To hear the Federal Bureau of Investigation tell it, its decision to launch a counterintelligence probe into a major-party presidential campaign comes down to a foreign tip about a 28-year-old fourth-tier Trump adviser, George Papadopoulos. The FBI’s media scribes have dutifully reported the bare facts of that “intel.” We are told the infamous tip came from Alexander Downer, at the time the Australian ambassador to the U.K. Mr. Downer invited Mr. Papadopoulos for a drink in early May 2016, where the aide told the ambassador the Russians had dirt on Hillary Clinton. Word of this encounter at some point reached the FBI, inspiring it to launch its counterintelligence investigation into the Trump campaign on July 31...

That's the official story, of which we were informed when suspicions were flying around over whether the questionable Steele dossier had been the catalyst.  Not so, we've been told; the counterintelligence probe began independently of Christopher Steele, due to George Papadopoulos' drunken boasting (a claim reinforced by House Intelligence Republicans' own memo, I should add).  But does the 'official story' really add up?  Strassel goes on:

When did all this happen, and what came next? Did the info go straight to U.S. intelligence? Or did it instead filter to the wider State Department team, who we already know were helping foment Russia-Trump conspiracy theories? Jonathan Winer, a former deputy assistant secretary of state, has publicly admitted to communicating in the summer of 2016 with his friend Christopher Steele, author of the infamous dossier. Something [else] doesn’t gel between Mr. Downer’s account of the conversation and the FBI’s. In his Australian interview, Mr. Downer said Mr. Papadopolous didn’t give specifics. “He didn’t say dirt, he said material that could be damaging to her,” said Mr. Downer. “He didn’t say what it was.” Also: “Nothing he said in that conversation indicated Trump himself had been conspiring with the Russians to collect information on Hillary Clinton.”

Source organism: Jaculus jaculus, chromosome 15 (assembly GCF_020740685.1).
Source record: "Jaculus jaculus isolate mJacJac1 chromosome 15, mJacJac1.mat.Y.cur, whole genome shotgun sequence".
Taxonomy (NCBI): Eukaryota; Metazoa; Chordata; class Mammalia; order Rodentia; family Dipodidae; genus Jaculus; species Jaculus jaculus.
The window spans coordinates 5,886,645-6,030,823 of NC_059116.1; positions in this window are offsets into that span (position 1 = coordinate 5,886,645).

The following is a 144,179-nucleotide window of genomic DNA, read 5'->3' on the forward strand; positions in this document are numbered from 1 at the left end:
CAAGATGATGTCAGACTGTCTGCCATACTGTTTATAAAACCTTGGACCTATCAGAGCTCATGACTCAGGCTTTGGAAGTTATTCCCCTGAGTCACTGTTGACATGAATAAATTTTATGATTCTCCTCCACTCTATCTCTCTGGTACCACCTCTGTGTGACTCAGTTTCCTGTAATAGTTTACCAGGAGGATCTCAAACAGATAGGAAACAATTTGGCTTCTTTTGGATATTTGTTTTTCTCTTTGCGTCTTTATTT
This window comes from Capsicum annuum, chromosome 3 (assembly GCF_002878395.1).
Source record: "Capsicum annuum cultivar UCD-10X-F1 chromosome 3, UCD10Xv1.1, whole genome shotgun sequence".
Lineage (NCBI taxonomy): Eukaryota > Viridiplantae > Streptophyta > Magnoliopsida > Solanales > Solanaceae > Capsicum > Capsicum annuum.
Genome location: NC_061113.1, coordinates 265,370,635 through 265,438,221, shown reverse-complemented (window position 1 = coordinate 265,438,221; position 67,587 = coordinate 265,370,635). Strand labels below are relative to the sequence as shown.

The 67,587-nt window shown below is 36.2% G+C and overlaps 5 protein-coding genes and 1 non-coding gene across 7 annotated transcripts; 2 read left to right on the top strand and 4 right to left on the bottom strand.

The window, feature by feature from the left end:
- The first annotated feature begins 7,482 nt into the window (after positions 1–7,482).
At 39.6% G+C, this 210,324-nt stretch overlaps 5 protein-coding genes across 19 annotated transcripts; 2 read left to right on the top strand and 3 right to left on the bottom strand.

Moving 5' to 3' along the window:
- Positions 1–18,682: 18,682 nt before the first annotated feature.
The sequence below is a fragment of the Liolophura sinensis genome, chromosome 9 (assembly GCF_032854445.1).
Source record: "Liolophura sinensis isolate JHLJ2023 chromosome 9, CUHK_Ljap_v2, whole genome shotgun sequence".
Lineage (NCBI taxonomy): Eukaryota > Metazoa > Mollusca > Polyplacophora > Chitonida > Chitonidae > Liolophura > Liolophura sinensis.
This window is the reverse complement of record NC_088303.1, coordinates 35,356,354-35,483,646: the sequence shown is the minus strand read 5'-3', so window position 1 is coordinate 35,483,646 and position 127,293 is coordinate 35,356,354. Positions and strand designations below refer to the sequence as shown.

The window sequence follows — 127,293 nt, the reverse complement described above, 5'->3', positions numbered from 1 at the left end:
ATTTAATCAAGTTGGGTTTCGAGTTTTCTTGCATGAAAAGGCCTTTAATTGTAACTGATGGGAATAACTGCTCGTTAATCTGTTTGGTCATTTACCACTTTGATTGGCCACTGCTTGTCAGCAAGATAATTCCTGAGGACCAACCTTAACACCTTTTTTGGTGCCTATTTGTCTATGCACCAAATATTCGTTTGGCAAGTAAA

For months we’ve been told the FBI acted because it was alarmed that Mr. Papadopoulos knew about those hacked Democratic emails in May, before they became public in June. But according to the tipster himself, Mr. Papadopoulos said nothing about emails. The FBI instead received a report that a far-removed campaign adviser, over drinks, said the Russians had something that might be “damaging” to Hillary. Did this vague statement justify a counterintelligence probe into a presidential campaign, featuring a spy and secret surveillance warrants? Unlikely. Which leads us back to what did inspire the FBI to act, and when? The Papadopoulos pretext is getting thinner.